Margaret J. Sullivan
April 4, 1957- June 2, 2001
Margaret Sullivan was born April 4, 1957 in Phoenix, AZ to Howard and Esther Sullivan. She was the first of four children and their only daughter. During her childhood Margaret’s family moved several times living in Arizona and Southern California.
Margaret graduated from Blue Ridge High School in Lakeside, AZ during 1975. While in high school, she edited an award-winning yearbook, won the Betty Crocker Homemaker of the Year Award and was class valedictorian. She moved on to Northern Arizona University, her parents’ alma mater, where she received a B.S. in biology (1979) and a M.S. in genetics (1983). Margaret then attended Washington State University where, under the mentorship of J.W. Wright and J.W. Harding, she studied the central metabolism of angiotensins in the spontaneously hypertensive rat. At Washington State University, she completed both an M.S. and a Ph.D. in Physiological Psychology by 1986. Margaret began her postdoctoral training at the University of Iowa with A.K. Johnson.
Margaret married in 1988 and moved to Montreal later that year for additional postdoctoral training at McGill University with L.P. Renaud. After completing her work in Canada, which included a move to the Loeb Research Institute at the Ottawa Civic Hospital, Margaret returned to the University of Iowa where she worked with F.M. Abboud.
In 1995, Margaret accepted a position as a Research Assistant Professor at the Dalton Cardiovascular Research Center and the Department of Physiology at the University of Missouri-Columbia. Her research interests included the central control of fluid and salt ingestion and the role of peptide neurotransmitters in body fluid homeostasis. This work was funded by the American Heart Association and the National Institutes of Health. Margaret was also active in teaching. She participated in the Frontiers in Physiology and the Local Outreach Team programs sponsored by the Education Committee of the American Physiological Society. Margaret also served a small group tutor for the problem-based learning curriculum at the University of Missouri-Columbia School of Medicine. An annual award has been established in her name to recognize excellence in this area of teaching.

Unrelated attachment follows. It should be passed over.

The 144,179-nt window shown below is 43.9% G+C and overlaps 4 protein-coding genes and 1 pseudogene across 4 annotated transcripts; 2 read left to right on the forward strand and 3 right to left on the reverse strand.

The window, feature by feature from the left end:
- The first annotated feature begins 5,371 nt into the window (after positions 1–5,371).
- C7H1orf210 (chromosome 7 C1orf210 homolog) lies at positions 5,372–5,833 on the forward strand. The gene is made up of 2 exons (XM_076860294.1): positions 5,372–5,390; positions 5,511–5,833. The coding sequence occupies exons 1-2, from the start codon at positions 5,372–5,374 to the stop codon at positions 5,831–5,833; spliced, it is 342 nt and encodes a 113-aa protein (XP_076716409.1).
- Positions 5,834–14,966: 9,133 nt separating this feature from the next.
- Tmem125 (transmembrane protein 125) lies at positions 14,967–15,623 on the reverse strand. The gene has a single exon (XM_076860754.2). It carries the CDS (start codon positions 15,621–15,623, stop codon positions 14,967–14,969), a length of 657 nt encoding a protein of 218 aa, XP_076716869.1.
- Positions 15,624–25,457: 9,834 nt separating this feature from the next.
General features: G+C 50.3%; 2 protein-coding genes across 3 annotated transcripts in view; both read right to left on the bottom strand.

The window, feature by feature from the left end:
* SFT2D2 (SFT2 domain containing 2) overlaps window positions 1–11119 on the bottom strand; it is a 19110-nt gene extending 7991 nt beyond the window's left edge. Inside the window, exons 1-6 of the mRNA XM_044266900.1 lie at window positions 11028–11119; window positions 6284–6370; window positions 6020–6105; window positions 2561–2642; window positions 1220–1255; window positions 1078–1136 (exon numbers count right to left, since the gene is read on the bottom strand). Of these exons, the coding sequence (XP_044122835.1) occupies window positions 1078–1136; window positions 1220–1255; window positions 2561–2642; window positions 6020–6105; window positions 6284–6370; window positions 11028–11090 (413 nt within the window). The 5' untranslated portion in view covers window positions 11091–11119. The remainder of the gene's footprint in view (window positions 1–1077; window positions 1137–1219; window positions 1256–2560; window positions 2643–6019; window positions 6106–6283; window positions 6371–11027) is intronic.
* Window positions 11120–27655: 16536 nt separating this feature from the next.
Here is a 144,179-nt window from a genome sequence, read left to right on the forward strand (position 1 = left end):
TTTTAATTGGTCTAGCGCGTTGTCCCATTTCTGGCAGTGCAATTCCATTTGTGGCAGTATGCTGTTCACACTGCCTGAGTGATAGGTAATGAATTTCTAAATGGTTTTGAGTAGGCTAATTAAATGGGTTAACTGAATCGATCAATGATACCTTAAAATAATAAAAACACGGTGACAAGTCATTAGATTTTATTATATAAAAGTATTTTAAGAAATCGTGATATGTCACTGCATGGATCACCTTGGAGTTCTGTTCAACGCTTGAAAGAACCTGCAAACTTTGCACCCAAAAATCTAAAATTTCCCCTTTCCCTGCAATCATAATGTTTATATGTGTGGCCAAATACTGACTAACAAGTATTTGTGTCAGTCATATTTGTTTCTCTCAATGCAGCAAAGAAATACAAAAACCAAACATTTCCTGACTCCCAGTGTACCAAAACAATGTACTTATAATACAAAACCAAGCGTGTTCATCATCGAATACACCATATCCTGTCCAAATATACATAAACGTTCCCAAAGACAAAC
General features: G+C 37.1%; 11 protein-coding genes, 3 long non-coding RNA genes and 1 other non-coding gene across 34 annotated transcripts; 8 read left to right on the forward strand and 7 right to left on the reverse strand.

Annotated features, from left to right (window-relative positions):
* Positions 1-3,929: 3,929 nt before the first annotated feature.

Margaret was a strong and loving person who successfully balanced her faith, her career and her love for her family. She was a great friend and colleague, and she will be deeply missed by all who knew her. Margaret is survived by her parents Howard and Esther Sullivan of Chandler, AZ. and two brothers Richard and Donald. She was preceded in death by her brother Michael. Margaret’s husband of thirteen years, J. Thomas Cunningham, and her two children Sean and Kathryn reside in Columbia, MO.